Evelyn Underhill lived a sort of double life—a traditional Edwardian woman, born in 1875, raised and educated as befitted the daughter of a prosperous family. In midlife she married a prominent barrister, becoming Mrs. Herbert Stuart Moore, and embraced the roles of hostess and charitable patroness that affluent middle class life at the turn of the 20th century required.
At the same time, she was a prodigious author and a mystic, writing over 30 books in her lifetime under her maiden name and various pseudonyms. She penned everything from novels to poetry to spiritual treatises exploring contemplative prayer, faith, and transcendence in daily life. Her three novel series The Grey World (1904), The Lost Word (1907), and The Column of Dust (1909), written under the name John Cordelier, directly influenced much later authors such as Susan Howatch’s Starbridge Series, twining together deep theological rumination, a lively sacramental theology of the world, and an engaging narrative.
In her book Worship (1936) she started with a declaration that she was no liturgical expert, and instead endeavored to show in all strains of Christian liturgy “the love that has gone to their adornment [and] the shelter they can offer to many different kinds of adoring souls.”
Her style of mysticism was intentionally of the world, rather than removed from it. Mysticism was not theoretical for Evelyn Underhill, but instead completely practical. All facets of her being lived in testimony to her belief that no aspect of life was too mundane to be sacred, as that was what “incarnation” was about.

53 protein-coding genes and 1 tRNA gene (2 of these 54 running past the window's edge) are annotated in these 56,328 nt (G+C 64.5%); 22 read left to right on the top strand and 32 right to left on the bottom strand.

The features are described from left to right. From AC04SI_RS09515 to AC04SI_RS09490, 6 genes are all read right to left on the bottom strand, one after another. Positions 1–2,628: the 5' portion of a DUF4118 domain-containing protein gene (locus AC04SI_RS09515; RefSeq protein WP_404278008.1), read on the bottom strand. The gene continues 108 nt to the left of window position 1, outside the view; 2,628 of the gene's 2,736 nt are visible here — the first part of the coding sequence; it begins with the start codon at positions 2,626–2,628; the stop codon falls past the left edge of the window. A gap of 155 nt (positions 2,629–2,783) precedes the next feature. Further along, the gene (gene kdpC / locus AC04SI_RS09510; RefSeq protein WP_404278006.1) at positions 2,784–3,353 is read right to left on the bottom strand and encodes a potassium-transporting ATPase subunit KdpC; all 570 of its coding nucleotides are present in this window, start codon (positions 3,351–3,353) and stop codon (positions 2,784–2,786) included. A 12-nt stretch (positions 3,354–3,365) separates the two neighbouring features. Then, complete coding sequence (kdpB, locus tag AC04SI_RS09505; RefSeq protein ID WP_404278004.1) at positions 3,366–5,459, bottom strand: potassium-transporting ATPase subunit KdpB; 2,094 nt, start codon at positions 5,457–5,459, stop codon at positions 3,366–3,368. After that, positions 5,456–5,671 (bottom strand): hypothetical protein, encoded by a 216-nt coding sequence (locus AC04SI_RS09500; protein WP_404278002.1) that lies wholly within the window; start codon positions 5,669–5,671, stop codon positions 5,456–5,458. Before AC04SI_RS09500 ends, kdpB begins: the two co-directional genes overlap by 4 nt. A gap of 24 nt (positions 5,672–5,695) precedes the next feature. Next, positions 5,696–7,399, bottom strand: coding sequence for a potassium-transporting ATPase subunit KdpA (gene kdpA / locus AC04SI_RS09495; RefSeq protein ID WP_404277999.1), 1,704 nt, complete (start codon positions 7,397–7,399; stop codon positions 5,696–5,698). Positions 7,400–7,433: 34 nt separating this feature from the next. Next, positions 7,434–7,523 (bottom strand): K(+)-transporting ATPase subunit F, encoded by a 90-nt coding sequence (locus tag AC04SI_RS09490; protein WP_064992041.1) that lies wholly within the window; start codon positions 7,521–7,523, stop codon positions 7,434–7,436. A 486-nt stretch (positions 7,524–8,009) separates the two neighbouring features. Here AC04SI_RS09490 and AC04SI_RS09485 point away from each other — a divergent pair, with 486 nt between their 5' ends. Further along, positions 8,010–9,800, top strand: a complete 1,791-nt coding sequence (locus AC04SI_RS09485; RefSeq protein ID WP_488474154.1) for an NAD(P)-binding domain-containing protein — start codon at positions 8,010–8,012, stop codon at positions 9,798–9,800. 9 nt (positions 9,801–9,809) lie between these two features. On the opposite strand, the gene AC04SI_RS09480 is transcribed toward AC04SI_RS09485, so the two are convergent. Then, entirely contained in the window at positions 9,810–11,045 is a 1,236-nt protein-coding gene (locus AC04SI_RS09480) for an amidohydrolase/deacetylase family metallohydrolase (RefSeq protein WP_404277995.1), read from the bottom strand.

Underhill came of age in an era obsessed with the mysteries of the occult, when it was fashionable to engage in seances and spiritualism. She instead turned her search for meaning to Anglicanism, finding in Anglo-Catholic practice, a way of bridging the romanticism of the age and the search for communion with all those who have gone before in the faith.
In this she is a powerful witness in our current age, when Christian practice is seen popularly as carrying too much baggage to be attractive. Seekers today so often look to other faith traditions or religions to fill their need for transcendence. The life and writings of Evelyn Underhill remind us of the incredible richness of our own tradition, and her books The Spiral Way, Mysticism, and The Mystic Way are classics that belong in any Anglican library.
What ordinary, mundane facets of your life feel especially sacred right now?